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French manufacturing service provider Sculpteo has published the eighth edition of its annual State of 3D Printing Report.
This year’s analysis has focused heavily on manufacturers’ views of 3D printing’s eco-benefits, with some 41% of contributors agreeing that the technology is helping them meet their sustainability goals. Among other issues like adoption roadblocks, cost, and the future of the industry, respondents also made their opinions felt on recycling, as some 63% said they are looking for ways to reuse scrap parts.
“This year, we decided to highlight a major issue of concern to all sectors of industry, and something we see as a major challenge ourselves: sustainability,” said Alexandre D’Orsetti, CEO of Sculpteo. “I’m delighted to say that this technology has a very bright future, and proud to be able to make my own contribution to the future of 3D printing.”
Examining the state of 3D printing
Each year, Sculpteo gathers industry data via a survey, which it then analyzes and uses to highlight key trends in 3D printing. Of the just under 1,000 respondents to the firm’s 2022 survey, 63% came from Europe while 23% were based in the US. The report also found that senior managers, engineers, and designers are most likely to use the technology, and its maturity level is “increasing across the industry.”
In fact, many contributors now view 3D printing as a production tool in its own right. Some 40% of so-called ‘Power Users’ said they utilize the technology to carry out short series production runs, and 18% of these manufacturers use it for mass production. Elsewhere, 47% of those surveyed said they deploy 3D printers to create mechanical parts, while 28% leverage them to produce consumer goods.
On the sustainability front, 40% admitted to desiring more sustainable manufacturing methods and materials, but the report did turn up results suggesting that 3D printing is making an impact in this area. 61% of respondents agreed that the technology’s main benefit is on-demand production, something that in practice, helps eliminate the cost and waste induced by overproduction.
Another key trend that emerged from Sculpteo’s research was user positivity about the potential of additive manufacturing. 84% of respondents said they were optimistic about the future of the technology, with 58% of respondents being ‘very optimistic’ that it will play a significant role in the wider world of manufacturing moving forwards.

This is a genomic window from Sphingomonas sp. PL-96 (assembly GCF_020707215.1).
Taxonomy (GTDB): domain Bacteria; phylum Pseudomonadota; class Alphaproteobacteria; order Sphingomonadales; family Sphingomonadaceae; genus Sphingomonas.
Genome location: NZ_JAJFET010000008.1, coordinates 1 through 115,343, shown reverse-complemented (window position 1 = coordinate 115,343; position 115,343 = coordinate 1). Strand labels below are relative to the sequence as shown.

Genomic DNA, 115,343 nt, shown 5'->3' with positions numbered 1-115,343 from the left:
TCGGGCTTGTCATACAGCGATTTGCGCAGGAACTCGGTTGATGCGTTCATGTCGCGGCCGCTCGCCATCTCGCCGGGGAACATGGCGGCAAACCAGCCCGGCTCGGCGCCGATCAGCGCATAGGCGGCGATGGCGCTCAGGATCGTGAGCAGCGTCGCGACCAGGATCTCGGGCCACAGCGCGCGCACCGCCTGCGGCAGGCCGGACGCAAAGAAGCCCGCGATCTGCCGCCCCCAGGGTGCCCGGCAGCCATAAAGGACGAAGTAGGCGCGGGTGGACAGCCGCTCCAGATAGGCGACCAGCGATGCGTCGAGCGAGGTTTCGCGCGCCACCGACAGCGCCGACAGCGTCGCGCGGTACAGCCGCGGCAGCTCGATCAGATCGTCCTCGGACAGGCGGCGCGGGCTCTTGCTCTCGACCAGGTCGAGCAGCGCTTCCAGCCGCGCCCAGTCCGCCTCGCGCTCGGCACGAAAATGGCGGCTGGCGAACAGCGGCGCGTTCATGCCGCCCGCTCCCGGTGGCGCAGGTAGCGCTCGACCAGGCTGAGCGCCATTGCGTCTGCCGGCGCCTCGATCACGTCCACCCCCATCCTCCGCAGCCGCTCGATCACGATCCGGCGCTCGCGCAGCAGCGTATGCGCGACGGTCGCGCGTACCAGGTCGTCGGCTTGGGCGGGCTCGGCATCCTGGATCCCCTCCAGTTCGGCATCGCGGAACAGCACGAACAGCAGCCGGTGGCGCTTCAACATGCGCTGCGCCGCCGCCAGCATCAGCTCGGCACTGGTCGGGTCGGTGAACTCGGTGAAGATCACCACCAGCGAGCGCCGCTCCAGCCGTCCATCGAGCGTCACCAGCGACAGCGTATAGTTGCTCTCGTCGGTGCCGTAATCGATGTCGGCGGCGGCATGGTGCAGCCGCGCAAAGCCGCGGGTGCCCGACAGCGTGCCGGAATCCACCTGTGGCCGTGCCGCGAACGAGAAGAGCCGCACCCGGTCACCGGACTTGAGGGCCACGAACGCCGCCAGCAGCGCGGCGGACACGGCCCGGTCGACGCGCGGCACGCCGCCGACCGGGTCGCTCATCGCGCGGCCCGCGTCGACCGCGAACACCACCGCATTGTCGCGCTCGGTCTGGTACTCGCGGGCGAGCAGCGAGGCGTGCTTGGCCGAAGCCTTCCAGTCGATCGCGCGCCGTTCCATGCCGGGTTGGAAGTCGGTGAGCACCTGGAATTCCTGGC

At present, 24% of those surveyed use 3D printing to expedite product iteration, with part optimization and production flexibility coming in as the next most popular applications, at 14% and 11% respectively. By technology, powder bed fusion (PBF) and industrial fused deposition modeling (FDM) also turned out to be the highest utilized processes at 12%, but more (49% vs 23%) use the latter in-house.
As well as finding that manufacturers are positive about the sustainability benefits of 3D printing, the survey ultimately revealed that 35% need greater support to get the most out of it. Other areas identified as needing improvement included feedstock and software, with 35% requesting more specialized materials, and 31% agreeing that software advances could unlock further applications.
Those interested in finding out more can read the full 2022 Sculpteo State of 3D Printing Report here.
Surveying for 3D printing insights
Sculpteo isn’t the only one conducting surveys with the aim of uncovering the latest trends in the industry. 3D Printing Industry’s own State of Resin 3D Printing Survey results were published in June. These showed that manufacturers are prioritizing product availability and open-material systems when making buying decisions.
In the past, the Sector Skills Strategy in Additive Manufacturing or ‘SAM’ Project has also seen the launch of 3D printing workforce surveys, designed to help deliver better training, while many in the industry itself have introduced their own, and uncovered a need for their additive manufacturing product or service in new areas.
During September 2021, for instance, Protolabs’ Decision Time’ survey was published, revealing that 83% of oil and gas firms were considering adopting on-demand production for spare parts. In doing so, the report said that the industry stood to cut its costs, reduce its CO2 emissions and adapt to the “green energy transition.”
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Featured image shows a Sculpteo product package. Photo via Sculpteo.